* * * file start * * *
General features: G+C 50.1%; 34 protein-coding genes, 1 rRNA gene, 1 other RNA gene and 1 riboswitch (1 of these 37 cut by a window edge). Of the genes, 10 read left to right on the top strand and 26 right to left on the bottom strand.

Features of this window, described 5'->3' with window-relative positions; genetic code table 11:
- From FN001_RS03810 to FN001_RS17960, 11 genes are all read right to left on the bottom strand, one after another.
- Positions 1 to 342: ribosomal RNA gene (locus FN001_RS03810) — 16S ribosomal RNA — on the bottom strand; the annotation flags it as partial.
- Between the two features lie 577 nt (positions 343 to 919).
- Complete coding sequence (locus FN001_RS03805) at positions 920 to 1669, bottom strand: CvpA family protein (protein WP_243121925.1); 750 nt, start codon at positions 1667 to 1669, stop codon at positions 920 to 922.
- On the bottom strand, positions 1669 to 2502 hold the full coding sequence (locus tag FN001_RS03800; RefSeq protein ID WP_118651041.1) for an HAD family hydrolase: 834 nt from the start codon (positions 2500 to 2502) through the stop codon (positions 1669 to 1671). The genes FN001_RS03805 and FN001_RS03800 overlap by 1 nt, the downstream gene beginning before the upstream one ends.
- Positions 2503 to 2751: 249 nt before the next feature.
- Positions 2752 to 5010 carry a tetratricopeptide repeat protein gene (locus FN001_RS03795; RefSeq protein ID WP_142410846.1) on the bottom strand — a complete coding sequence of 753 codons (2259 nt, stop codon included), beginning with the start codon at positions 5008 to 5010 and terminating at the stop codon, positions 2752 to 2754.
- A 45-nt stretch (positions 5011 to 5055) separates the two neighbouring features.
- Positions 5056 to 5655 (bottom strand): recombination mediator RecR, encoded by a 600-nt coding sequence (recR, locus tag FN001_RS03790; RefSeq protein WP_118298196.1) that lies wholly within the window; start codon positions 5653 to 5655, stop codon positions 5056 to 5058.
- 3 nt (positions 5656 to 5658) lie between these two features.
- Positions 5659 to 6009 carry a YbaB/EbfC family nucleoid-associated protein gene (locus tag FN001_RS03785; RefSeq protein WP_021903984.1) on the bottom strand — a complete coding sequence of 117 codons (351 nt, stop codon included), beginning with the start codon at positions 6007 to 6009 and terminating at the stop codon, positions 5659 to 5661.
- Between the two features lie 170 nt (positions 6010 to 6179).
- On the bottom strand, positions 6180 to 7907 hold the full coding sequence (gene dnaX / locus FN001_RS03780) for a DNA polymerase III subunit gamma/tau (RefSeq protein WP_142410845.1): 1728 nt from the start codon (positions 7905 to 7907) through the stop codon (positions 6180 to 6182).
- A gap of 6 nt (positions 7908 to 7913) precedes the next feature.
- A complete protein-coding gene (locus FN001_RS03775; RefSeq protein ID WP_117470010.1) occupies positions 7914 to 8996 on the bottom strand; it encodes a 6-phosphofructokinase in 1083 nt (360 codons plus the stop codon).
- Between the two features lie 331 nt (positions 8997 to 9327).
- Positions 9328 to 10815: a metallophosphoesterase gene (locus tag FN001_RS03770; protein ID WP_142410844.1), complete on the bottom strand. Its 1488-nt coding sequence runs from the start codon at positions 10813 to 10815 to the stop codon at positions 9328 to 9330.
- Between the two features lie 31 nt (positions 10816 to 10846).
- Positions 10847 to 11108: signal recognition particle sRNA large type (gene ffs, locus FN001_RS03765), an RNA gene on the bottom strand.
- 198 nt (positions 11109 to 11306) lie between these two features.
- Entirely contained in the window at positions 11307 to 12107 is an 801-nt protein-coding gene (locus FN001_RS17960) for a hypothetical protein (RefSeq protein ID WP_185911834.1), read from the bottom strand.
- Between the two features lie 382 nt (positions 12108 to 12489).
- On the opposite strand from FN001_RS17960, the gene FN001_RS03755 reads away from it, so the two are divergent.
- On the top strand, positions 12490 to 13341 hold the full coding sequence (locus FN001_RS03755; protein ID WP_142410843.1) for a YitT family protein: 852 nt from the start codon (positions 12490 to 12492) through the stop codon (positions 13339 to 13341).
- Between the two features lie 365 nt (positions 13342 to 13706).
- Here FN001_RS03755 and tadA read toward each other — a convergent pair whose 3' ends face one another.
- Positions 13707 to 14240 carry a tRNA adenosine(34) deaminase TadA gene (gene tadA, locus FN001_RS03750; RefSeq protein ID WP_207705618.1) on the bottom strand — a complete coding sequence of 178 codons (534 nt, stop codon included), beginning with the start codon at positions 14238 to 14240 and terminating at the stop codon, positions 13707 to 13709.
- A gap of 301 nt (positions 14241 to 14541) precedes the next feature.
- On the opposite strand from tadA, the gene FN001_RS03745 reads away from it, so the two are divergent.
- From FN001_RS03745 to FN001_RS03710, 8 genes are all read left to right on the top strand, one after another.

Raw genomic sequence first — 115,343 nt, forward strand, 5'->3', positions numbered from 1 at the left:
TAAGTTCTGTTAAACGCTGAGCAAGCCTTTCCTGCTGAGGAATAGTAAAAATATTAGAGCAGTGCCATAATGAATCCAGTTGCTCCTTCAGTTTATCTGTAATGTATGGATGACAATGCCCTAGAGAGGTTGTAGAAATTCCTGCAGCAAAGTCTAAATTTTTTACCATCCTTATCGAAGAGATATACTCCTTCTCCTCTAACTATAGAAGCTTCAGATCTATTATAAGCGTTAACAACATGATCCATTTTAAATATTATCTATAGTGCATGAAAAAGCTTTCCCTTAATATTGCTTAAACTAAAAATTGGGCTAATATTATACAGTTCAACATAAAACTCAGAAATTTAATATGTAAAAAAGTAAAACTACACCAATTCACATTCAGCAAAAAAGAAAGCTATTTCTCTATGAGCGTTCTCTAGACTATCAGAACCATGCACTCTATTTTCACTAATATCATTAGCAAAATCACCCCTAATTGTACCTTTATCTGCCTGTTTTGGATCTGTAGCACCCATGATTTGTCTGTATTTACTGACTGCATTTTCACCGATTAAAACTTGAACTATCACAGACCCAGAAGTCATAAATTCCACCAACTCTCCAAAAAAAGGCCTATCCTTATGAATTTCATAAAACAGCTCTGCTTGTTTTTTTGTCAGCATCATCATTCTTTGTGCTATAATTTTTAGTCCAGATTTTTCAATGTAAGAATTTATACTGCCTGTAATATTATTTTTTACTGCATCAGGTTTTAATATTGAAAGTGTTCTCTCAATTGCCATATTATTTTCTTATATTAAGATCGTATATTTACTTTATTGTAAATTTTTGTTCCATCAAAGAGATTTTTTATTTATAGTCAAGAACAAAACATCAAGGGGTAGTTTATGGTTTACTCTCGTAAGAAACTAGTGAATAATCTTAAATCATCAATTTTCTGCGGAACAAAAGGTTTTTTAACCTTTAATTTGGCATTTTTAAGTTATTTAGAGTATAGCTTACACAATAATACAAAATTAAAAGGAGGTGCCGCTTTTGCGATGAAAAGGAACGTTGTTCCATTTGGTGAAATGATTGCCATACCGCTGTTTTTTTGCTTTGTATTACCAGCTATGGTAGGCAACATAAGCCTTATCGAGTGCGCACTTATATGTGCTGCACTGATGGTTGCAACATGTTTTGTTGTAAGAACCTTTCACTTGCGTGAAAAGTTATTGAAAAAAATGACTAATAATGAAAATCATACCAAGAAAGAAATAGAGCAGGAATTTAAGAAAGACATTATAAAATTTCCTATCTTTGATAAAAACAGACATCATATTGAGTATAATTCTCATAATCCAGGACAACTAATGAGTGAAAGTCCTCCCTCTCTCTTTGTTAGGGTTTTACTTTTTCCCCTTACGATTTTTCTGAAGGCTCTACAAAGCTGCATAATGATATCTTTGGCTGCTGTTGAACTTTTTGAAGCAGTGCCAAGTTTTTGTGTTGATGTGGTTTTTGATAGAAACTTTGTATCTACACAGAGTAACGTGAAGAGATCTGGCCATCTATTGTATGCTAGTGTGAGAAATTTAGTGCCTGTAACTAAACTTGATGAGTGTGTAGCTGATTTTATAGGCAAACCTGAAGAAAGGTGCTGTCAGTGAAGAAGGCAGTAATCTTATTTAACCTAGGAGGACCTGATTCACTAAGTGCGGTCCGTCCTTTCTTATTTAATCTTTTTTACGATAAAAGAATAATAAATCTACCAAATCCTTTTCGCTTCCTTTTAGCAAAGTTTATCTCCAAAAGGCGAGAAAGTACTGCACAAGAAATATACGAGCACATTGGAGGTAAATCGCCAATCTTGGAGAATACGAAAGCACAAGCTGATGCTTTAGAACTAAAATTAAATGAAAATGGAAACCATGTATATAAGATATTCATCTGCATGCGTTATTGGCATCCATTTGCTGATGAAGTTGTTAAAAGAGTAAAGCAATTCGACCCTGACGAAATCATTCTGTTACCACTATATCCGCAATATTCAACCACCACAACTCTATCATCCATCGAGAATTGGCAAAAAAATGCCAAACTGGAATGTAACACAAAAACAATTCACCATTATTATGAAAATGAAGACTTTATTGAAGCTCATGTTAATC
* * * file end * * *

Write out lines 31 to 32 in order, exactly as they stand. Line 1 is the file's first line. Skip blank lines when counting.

- On the opposite strand from tadA, the gene FN001_RS03745 reads away from it, so the two are divergent.
- From FN001_RS03745 to FN001_RS03710, 8 genes are all read left to right on the top strand, one after another.